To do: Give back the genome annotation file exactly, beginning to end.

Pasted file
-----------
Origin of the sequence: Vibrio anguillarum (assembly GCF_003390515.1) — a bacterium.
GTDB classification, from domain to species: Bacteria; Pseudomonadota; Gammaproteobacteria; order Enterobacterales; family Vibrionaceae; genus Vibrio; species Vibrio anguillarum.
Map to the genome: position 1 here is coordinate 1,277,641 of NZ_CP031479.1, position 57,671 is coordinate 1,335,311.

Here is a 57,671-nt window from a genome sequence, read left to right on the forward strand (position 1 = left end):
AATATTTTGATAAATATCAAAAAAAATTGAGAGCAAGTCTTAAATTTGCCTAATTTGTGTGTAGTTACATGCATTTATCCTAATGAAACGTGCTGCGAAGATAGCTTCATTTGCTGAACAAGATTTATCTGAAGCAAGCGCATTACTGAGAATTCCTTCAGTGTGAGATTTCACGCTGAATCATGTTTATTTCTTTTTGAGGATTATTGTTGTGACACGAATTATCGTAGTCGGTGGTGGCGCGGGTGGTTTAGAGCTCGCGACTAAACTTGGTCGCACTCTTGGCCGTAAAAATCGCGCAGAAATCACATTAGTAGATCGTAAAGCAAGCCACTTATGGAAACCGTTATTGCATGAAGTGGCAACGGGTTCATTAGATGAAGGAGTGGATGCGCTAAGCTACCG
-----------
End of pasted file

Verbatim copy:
Origin of the sequence: Vibrio anguillarum (assembly GCF_003390515.1) — a bacterium.
GTDB classification, from domain to species: Bacteria; Pseudomonadota; Gammaproteobacteria; order Enterobacterales; family Vibrionaceae; genus Vibrio; species Vibrio anguillarum.
Map to the genome: position 1 here is coordinate 1,277,641 of NZ_CP031479.1, position 57,671 is coordinate 1,335,311.

Here is a 57,671-nt window from a genome sequence, read left to right on the forward strand (position 1 = left end):
AATATTTTGATAAATATCAAAAAAAATTGAGAGCAAGTCTTAAATTTGCCTAATTTGTGTGTAGTTACATGCATTTATCCTAATGAAACGTGCTGCGAAGATAGCTTCATTTGCTGAACAAGATTTATCTGAAGCAAGCGCATTACTGAGAATTCCTTCAGTGTGAGATTTCACGCTGAATCATGTTTATTTCTTTTTGAGGATTATTGTTGTGACACGAATTATCGTAGTCGGTGGTGGCGCGGGTGGTTTAGAGCTCGCGACTAAACTTGGTCGCACTCTTGGCCGTAAAAATCGCGCAGAAATCACATTAGTAGATCGTAAAGCAAGCCACTTATGGAAACCGTTATTGCATGAAGTGGCAACGGGTTCATTAGATGAAGGAGTGGATGCGCTAAGCTACCG